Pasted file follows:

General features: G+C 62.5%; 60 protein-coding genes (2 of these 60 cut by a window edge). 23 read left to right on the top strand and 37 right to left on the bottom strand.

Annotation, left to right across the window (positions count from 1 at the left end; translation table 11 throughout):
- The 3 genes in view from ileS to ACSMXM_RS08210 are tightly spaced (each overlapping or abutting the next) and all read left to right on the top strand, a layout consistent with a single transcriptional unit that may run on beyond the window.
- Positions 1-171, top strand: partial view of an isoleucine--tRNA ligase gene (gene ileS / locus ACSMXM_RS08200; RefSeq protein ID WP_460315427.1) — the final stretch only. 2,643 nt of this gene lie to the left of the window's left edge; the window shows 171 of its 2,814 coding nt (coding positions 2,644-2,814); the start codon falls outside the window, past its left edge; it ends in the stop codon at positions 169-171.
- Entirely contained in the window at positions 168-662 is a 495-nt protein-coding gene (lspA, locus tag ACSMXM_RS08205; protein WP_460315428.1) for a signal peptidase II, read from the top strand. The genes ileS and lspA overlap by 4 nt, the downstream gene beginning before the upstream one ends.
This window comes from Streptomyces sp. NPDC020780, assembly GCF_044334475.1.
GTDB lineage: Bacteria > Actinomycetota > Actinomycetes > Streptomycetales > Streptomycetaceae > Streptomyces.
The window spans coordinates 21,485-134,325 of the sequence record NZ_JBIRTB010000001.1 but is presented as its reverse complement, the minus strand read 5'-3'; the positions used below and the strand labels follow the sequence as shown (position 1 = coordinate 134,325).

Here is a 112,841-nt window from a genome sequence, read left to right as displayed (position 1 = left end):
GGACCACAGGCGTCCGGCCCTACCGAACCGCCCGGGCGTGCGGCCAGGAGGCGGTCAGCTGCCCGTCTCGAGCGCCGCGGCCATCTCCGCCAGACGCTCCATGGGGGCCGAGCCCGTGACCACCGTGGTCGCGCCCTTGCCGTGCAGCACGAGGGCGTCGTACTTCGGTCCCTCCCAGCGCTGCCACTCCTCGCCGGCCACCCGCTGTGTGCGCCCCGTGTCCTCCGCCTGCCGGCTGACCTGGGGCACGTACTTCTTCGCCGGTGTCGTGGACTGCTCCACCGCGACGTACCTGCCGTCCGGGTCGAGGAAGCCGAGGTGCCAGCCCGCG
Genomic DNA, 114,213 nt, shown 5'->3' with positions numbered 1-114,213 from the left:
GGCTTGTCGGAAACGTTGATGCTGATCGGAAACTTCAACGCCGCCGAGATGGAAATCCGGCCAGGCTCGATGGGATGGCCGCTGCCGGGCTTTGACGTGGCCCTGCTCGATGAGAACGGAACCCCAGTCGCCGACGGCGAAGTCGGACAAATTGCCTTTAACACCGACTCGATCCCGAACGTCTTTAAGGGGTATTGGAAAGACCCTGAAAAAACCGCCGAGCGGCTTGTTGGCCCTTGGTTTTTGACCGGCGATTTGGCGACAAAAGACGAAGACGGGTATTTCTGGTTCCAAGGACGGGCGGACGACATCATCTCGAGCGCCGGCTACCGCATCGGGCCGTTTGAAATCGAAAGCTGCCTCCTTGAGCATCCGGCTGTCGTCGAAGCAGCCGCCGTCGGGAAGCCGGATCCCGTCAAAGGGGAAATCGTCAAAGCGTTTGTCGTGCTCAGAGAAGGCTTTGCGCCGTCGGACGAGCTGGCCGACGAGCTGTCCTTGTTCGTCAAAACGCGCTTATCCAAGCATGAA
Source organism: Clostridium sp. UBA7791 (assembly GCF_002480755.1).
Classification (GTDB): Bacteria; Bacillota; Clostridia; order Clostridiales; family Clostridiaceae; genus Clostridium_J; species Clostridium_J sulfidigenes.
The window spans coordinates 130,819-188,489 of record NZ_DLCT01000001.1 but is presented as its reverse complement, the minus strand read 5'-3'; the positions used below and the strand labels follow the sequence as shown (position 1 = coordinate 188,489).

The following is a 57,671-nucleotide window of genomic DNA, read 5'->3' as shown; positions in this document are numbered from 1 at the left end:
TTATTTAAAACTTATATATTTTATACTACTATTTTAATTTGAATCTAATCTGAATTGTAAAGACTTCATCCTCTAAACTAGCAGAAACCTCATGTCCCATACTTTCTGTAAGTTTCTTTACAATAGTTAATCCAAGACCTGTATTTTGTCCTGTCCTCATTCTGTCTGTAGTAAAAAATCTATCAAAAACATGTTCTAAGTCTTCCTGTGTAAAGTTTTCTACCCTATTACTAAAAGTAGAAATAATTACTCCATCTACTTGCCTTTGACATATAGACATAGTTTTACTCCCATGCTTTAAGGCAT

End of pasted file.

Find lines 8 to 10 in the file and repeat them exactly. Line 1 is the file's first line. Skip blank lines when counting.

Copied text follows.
The window spans coordinates 21,485-134,325 of the sequence record NZ_JBIRTB010000001.1 but is presented as its reverse complement, the minus strand read 5'-3'; the positions used below and the strand labels follow the sequence as shown (position 1 = coordinate 134,325).

Here is a 112,841-nt window from a genome sequence, read left to right as displayed (position 1 = left end):
GGACCACAGGCGTCCGGCCCTACCGAACCGCCCGGGCGTGCGGCCAGGAGGCGGTCAGCTGCCCGTCTCGAGCGCCGCGGCCATCTCCGCCAGACGCTCCATGGGGGCCGAGCCCGTGACCACCGTGGTCGCGCCCTTGCCGTGCAGCACGAGGGCGTCGTACTTCGGTCCCTCCCAGCGCTGCCACTCCTCGCCGGCCACCCGCTGTGTGCGCCCCGTGTCCTCCGCCTGCCGGCTGACCTGGGGCACGTACTTCTTCGCCGGTGTCGTGGACTGCTCCACCGCGACGTACCTGCCGTCCGGGTCGAGGAAGCCGAGGTGCCAGCCCGCG